Losing the personal touch in online teaching?
One of the best things (IMHO) about the Facilitating Learning Online workshop (offered regularly by BCcampus and Royal Roads University) is the emphasis we place on building a sense of community for learners and a sense of being “seen” by the instructor and other participants. Previous studies of the experiences of learners online highlighted the sense of isolation that they felt and the importance they placed on receiving timely feedback on their actions and assignments from instructors.
I just finished tracking down a tweet that mentioned a webinar on the potential value of using a Personalized Learning Designer in Moodle. I was curious how Moodle would “personalize” learning. I reviewed some back-and-forth discussion about what it was and why it wasn’t available in current versions of Moodle (https://moodle.org/mod/forum/discuss.php?d=224834) and found the actual description of how it works. If I’m understanding it correctly, you (the instructor) devise a series of “rules” that states something you want to do or respond to a student doing (events, conditions or actions); the rules automate the instructor-student communication process so you never miss a beat, particularly during the crazy-busy times at the beginning of courses when you’re teaching several courses with large cohorts. You can find some examples of rules in this article from Moodleroom: “Three rules you can’t live without”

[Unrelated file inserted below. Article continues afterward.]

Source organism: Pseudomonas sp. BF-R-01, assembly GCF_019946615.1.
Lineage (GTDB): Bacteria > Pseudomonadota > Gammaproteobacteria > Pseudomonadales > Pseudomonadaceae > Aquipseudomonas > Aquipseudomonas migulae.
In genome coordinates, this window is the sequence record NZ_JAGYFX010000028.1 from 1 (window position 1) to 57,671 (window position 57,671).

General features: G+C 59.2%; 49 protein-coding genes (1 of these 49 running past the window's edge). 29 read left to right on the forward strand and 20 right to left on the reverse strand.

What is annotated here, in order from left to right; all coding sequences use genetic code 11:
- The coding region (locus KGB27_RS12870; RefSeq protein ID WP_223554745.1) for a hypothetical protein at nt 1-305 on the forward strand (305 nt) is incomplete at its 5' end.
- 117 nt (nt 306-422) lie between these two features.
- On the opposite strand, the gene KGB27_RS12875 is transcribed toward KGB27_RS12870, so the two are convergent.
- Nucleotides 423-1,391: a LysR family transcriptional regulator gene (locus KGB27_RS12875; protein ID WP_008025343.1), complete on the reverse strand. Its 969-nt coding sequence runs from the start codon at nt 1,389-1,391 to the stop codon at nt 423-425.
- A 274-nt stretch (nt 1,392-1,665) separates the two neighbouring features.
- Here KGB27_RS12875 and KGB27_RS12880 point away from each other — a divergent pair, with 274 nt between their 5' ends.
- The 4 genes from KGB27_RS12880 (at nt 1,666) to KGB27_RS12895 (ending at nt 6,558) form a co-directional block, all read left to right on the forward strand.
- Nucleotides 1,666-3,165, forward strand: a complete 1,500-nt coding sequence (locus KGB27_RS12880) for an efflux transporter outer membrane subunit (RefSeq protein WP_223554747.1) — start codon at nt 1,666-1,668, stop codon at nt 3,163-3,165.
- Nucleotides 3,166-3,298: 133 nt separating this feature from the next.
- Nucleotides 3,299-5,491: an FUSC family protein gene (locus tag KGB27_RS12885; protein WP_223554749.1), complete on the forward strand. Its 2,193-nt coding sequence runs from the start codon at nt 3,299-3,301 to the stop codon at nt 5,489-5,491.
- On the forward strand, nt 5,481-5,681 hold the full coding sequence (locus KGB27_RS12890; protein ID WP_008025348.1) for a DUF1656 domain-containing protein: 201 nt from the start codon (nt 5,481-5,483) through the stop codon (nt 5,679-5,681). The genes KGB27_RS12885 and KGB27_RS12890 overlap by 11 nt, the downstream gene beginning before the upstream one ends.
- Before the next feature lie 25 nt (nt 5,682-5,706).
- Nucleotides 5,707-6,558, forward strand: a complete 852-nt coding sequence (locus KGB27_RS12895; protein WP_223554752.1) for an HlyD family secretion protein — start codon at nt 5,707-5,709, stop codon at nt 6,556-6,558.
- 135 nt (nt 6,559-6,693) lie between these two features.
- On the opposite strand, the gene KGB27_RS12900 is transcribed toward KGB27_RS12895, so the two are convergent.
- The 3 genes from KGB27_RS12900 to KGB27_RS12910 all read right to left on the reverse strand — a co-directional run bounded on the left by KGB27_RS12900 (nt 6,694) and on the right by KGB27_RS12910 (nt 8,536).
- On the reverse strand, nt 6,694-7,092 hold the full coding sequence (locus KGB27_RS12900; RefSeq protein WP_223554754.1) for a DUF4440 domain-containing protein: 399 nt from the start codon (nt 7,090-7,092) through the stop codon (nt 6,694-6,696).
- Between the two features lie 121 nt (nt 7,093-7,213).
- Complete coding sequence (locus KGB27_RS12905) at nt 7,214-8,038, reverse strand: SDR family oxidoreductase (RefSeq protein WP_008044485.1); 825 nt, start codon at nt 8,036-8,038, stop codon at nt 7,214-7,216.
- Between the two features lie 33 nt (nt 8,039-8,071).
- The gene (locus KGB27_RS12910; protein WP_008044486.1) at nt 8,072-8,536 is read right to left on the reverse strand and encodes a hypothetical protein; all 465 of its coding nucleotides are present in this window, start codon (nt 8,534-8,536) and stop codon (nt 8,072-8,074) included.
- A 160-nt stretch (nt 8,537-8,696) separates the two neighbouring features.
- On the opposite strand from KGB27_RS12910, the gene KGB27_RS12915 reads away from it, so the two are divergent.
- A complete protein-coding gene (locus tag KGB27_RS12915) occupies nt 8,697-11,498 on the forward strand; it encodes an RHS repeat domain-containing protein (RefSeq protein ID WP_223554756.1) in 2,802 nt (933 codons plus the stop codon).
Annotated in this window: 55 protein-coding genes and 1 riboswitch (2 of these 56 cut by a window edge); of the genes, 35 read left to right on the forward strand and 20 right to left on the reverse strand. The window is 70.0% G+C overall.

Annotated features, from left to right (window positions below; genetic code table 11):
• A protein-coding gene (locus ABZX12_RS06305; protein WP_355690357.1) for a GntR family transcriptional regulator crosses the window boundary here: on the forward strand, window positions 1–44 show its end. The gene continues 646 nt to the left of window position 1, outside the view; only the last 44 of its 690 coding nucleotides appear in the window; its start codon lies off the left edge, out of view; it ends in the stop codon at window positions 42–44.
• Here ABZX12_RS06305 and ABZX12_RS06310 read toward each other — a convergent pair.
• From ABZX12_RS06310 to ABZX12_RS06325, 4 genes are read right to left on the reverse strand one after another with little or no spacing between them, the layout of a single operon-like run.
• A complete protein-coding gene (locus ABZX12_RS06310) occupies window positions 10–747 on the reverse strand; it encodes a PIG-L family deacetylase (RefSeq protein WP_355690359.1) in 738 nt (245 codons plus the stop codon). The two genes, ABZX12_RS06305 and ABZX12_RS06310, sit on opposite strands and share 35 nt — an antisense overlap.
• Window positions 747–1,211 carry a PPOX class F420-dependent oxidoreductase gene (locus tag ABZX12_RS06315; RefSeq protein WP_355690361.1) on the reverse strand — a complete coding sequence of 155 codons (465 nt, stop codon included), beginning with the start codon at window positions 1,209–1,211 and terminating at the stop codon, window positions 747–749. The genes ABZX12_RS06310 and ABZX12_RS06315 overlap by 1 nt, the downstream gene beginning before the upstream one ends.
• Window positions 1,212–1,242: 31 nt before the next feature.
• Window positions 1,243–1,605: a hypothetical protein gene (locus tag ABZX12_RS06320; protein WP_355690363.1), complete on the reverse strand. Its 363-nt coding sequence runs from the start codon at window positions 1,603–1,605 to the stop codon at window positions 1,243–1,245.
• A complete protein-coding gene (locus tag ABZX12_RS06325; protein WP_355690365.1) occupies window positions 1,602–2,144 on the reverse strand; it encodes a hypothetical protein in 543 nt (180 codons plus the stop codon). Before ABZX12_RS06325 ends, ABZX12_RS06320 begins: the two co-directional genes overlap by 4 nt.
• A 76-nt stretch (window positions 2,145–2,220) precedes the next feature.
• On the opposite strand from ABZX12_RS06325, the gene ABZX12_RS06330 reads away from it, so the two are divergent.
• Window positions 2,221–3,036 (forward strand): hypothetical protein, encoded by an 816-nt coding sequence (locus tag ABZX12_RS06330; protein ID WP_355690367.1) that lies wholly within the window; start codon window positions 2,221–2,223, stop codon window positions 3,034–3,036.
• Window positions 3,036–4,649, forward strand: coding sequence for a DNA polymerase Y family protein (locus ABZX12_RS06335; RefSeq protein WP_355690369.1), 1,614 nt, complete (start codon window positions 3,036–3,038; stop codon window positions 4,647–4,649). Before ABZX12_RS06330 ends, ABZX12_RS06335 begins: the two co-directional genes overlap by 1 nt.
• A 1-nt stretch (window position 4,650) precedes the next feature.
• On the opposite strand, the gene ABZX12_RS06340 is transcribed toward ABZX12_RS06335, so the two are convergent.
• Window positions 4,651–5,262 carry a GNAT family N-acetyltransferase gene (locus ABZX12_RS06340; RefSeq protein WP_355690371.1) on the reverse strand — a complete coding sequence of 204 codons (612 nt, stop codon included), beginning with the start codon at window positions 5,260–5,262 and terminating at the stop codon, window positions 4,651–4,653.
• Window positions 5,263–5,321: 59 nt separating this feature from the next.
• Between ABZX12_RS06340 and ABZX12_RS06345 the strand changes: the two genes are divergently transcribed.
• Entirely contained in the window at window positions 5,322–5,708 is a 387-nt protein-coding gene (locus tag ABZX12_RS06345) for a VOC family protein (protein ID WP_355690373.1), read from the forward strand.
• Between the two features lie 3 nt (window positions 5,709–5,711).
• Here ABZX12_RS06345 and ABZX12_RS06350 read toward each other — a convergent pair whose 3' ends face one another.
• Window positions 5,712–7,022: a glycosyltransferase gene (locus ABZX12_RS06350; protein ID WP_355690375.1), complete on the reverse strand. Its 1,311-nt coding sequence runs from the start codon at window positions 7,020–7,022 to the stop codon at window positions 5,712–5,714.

While I can see the benefit to some instructors, I have experienced the “fussy-ness” of rules – if you don’t set them properly they end up causing confusion, miscommunication and additional work to correct. If you have a team of learning designers or instructional technologists, this may not be an issue (or if you’re good at writing rules and setting consistent conditions). But I wonder how much of the “personal touch” would be lost and how the development of a sense of “instructor presence” might be hampered by using a tool that intends to “automate facilitation” and make your course run like “a well-oiled machine.”
I guess my concern is that so many of the new apps and tools are intended to take away the need to focus on our learners; to get to know them and to develop a relationship that is mutually respectful and provides support and encouragement at times and in ways that best suit each student. By automating that relationship we may ensure that we never miss responding to something that we pre-identify as expected and important but we may lose the unexpected opportunities to emphasize “learning moments” or suggest alternatives or simply acknowledge and praise our learners when they may need it most.
I’ll be curious to hear what intructors find when they use this new tool (and to hear what participants think) although I understand it’s only available to a limited group for now (“the Personalized Learning Designer is a feature of joule, the Moodlerooms distribution of Moodle available only to Moodlerooms hosted customers“)